Philip O'Sullivan's Market Musings

Financial analysis from Dublin, Ireland

Market Musings 31/1/2012

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(Disclaimer: I am a shareholder in Ryanair plc) The main Irish corporate news since my last update has been Ryanair’s strong Q3 results. The company raised its full-year net income forecast from €440m to €480m (having already raised it from €400m back in November). However, even this raised guidance looks conservative, given that Ryanair generated €558m in net income in the first 9 months of its financial year. In my last blog I wrote that one of Ryanair’s competitors, Spanair, had gone bust. Another competitor, Hungary’s Malev, looks to be in dire straits. The timing of this couldn’t be better for Ryanair, which is opening 5 new routes from Budapest in April. Easing competitive pressures as rival airlines cut back on capacity and/or exit the market altogether are facilitating Ryanair’s policy of nudging up ticket prices (average fares rose 17% in Q3) – and with circa 75m passengers a year using the carrier, every incremental euro of per passenger revenue has a material impact on the bottom line. Given these factors, I’m happy to run my Ryanair position (which makes up a chunky 17% of my portfolio) for now. To finish up on Ryanair on a humorous note, Mark Carter spotted that Google Finance’s profile of the airline concludes with this rather disturbing line: “Ryanair sells seats on a one-way basis.


Elsewhere in the airline sector, Aer Lingus responded to press reports about the IASS pension deficit. This has been a big overhang for the company, and while a resolution looks likely to involve AERL parting with some of its large cash pile, in a funny way the market appears to place more of a value on removing the uncertainty than it does on the cash outflow that will likely be involved, given the way AERL’s share price has been motoring ahead of late.


(Disclaimer: I am a shareholder in Irish Life & Permanent plc) Bloomberg picked up on a Sunday Times report that IL&P is to sell its agricultural finance unit to Rabobank. There is quite a bit of uncertainty around the future of IL&P’s banking unit, with some people arguing that ptsb will remain as a ‘third force’ in Irish banking, while others (including myself) don’t see an independent future for it. Seeing the bank exiting yet another area strengthens my conviction that ptsb doesn’t have a standalone future. All will be revealed in April when the government makes clear its intentions for the group.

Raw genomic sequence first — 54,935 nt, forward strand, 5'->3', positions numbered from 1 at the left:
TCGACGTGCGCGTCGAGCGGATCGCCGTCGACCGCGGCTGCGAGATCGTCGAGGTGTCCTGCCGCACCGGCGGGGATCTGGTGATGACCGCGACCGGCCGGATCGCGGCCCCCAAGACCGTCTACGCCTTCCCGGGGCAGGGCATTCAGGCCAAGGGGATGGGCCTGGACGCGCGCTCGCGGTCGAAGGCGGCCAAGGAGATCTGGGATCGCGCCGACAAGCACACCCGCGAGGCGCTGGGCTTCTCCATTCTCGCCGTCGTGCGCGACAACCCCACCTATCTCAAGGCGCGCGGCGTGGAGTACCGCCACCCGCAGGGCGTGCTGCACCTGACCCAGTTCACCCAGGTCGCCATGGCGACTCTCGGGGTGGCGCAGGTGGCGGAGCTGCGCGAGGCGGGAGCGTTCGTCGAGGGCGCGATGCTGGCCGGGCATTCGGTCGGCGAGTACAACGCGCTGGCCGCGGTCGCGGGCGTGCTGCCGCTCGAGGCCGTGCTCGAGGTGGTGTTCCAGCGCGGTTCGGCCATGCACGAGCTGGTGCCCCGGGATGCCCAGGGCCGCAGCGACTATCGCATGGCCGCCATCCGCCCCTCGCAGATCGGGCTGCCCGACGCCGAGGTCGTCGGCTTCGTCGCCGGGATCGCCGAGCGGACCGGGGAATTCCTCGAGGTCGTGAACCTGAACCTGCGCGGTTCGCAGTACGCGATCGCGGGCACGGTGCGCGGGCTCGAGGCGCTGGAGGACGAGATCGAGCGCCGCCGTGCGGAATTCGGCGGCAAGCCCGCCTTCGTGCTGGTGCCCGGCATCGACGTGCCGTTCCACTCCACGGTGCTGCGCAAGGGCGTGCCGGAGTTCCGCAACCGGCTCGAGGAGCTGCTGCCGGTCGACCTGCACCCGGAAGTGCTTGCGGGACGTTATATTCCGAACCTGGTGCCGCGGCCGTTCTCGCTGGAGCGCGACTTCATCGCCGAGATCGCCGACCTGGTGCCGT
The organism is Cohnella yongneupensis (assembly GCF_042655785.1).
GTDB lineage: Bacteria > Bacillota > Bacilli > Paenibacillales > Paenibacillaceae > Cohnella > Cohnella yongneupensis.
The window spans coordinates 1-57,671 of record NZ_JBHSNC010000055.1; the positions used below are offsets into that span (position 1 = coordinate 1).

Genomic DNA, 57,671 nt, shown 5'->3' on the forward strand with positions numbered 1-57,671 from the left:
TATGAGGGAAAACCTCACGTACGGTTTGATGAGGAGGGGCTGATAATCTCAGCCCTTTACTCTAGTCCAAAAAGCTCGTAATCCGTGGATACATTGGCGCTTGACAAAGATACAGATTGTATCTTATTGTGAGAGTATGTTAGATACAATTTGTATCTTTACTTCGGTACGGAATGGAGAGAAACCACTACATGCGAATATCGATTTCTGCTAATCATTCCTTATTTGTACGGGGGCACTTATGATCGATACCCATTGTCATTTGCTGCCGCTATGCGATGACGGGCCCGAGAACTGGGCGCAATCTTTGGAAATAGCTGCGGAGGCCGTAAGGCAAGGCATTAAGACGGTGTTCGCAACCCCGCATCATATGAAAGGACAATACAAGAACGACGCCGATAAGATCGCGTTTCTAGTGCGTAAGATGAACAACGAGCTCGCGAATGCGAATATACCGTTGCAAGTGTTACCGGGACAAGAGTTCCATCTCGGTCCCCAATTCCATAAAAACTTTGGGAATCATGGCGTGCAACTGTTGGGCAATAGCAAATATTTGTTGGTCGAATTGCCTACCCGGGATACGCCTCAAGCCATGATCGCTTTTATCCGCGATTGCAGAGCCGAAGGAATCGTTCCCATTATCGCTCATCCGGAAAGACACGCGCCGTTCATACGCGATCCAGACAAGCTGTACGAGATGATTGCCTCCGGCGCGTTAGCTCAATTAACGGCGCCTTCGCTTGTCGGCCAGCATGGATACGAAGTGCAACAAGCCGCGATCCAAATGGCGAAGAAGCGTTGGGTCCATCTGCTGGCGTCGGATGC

(Disclaimer: I am a shareholder in Bank of Ireland plc and Allied Irish Banks plc) There was more encouraging news elsewhere in Ireland’s financial sector. Bloomberg had a positive piece about funding prospects for the banks, but I wouldn’t get too carried away by that, given how the recent bond swap involved considerable participation by the domestic players. Elsewhere the Central Bank released data for December which confirmed recent comments from the likes of Bank of Ireland and AIB, namely that deposits appear to have stabilised. Again, I wouldn’t read too much into it, given that it relates to such a short timeframe, but it is nonetheless encouraging. In terms of the commercial property sector, CBRE produced an interesting chart that highlights how Dublin has swung from offering among the lowest yields in Europe to the second highest. Hopefully that might flush out some more investor interest for NAMA’s CRE holdings!


(Disclaimer: I am a shareholder in RBS plc) There was a lot of adverse commentary around executive pay at RBS. Most of this commentary was high on rhetoric and low on facts. Allister Heath, the editor of City A.M. (which is always a useful place to go to for insightful editoricals) wrote a good piece that cuts through the noise and gets to the root of the issue here.


(Disclaimer: I am a shareholder in Glanbia plc) Here’s an interesting statistic – 78% of adolescents in urban India consume at least one dietary supplement. This bodes well for the likes of Ireland’s Kerry Group and Glanbia, which have a presence in this space.


In the blogosphere, Wexboy added part III of The Great Irish Share Valuation Project, while Lewis at Expecting Value did up a detailed piece on Nationwide Accident Repair Services.

Written by Philip O'Sullivan

January 31, 2012 at 7:18 pm

One Response

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  1. […] which may sound ridiculous but then again making an approach for a firm with a significant potential pension issue (of sorts) is an unusual move; (v) a possible move to frustrate the Competition Commission […]

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